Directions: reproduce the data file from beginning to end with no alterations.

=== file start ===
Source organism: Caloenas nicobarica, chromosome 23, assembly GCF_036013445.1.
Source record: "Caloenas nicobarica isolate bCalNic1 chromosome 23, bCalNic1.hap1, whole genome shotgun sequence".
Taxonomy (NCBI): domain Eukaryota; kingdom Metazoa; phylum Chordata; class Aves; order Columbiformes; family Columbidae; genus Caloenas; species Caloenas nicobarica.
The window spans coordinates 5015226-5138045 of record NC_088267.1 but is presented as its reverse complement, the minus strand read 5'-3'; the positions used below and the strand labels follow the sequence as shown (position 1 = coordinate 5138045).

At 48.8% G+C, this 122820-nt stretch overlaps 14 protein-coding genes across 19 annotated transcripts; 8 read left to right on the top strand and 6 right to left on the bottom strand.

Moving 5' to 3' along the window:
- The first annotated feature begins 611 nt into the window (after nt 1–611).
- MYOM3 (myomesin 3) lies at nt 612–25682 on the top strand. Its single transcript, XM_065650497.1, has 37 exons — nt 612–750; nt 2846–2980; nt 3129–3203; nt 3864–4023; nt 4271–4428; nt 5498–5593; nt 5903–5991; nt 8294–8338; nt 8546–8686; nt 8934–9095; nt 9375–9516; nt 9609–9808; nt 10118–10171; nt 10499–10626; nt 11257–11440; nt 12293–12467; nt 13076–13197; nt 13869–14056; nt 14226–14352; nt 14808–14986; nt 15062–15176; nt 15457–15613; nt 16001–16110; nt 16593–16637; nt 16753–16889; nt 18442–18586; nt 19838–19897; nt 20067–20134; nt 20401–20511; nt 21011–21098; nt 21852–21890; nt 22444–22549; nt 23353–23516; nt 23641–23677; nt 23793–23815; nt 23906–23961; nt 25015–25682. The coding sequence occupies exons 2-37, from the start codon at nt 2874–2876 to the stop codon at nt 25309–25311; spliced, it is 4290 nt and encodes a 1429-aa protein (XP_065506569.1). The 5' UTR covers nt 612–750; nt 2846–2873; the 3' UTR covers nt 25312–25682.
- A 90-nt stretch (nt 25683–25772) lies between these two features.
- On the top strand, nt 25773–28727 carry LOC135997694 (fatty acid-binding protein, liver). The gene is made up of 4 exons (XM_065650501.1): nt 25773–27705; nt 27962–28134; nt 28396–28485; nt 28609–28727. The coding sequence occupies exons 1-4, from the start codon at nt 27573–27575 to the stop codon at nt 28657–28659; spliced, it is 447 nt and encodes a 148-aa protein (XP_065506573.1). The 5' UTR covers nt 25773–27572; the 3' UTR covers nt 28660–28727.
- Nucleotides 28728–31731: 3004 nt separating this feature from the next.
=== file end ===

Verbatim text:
Source organism: Caloenas nicobarica, chromosome 23, assembly GCF_036013445.1.
Source record: "Caloenas nicobarica isolate bCalNic1 chromosome 23, bCalNic1.hap1, whole genome shotgun sequence".
Taxonomy (NCBI): domain Eukaryota; kingdom Metazoa; phylum Chordata; class Aves; order Columbiformes; family Columbidae; genus Caloenas; species Caloenas nicobarica.
The window spans coordinates 5015226-5138045 of record NC_088267.1 but is presented as its reverse complement, the minus strand read 5'-3'; the positions used below and the strand labels follow the sequence as shown (position 1 = coordinate 5138045).

At 48.8% G+C, this 122820-nt stretch overlaps 14 protein-coding genes across 19 annotated transcripts; 8 read left to right on the top strand and 6 right to left on the bottom strand.

Moving 5' to 3' along the window:
- The first annotated feature begins 611 nt into the window (after nt 1–611).
- MYOM3 (myomesin 3) lies at nt 612–25682 on the top strand. Its single transcript, XM_065650497.1, has 37 exons — nt 612–750; nt 2846–2980; nt 3129–3203; nt 3864–4023; nt 4271–4428; nt 5498–5593; nt 5903–5991; nt 8294–8338; nt 8546–8686; nt 8934–9095; nt 9375–9516; nt 9609–9808; nt 10118–10171; nt 10499–10626; nt 11257–11440; nt 12293–12467; nt 13076–13197; nt 13869–14056; nt 14226–14352; nt 14808–14986; nt 15062–15176; nt 15457–15613; nt 16001–16110; nt 16593–16637; nt 16753–16889; nt 18442–18586; nt 19838–19897; nt 20067–20134; nt 20401–20511; nt 21011–21098; nt 21852–21890; nt 22444–22549; nt 23353–23516; nt 23641–23677; nt 23793–23815; nt 23906–23961; nt 25015–25682. The coding sequence occupies exons 2-37, from the start codon at nt 2874–2876 to the stop codon at nt 25309–25311; spliced, it is 4290 nt and encodes a 1429-aa protein (XP_065506569.1). The 5' UTR covers nt 612–750; nt 2846–2873; the 3' UTR covers nt 25312–25682.
- A 90-nt stretch (nt 25683–25772) lies between these two features.
- On the top strand, nt 25773–28727 carry LOC135997694 (fatty acid-binding protein, liver). The gene is made up of 4 exons (XM_065650501.1): nt 25773–27705; nt 27962–28134; nt 28396–28485; nt 28609–28727. The coding sequence occupies exons 1-4, from the start codon at nt 27573–27575 to the stop codon at nt 28657–28659; spliced, it is 447 nt and encodes a 148-aa protein (XP_065506573.1). The 5' UTR covers nt 25773–27572; the 3' UTR covers nt 28660–28727.
- Nucleotides 28728–31731: 3004 nt separating this feature from the next.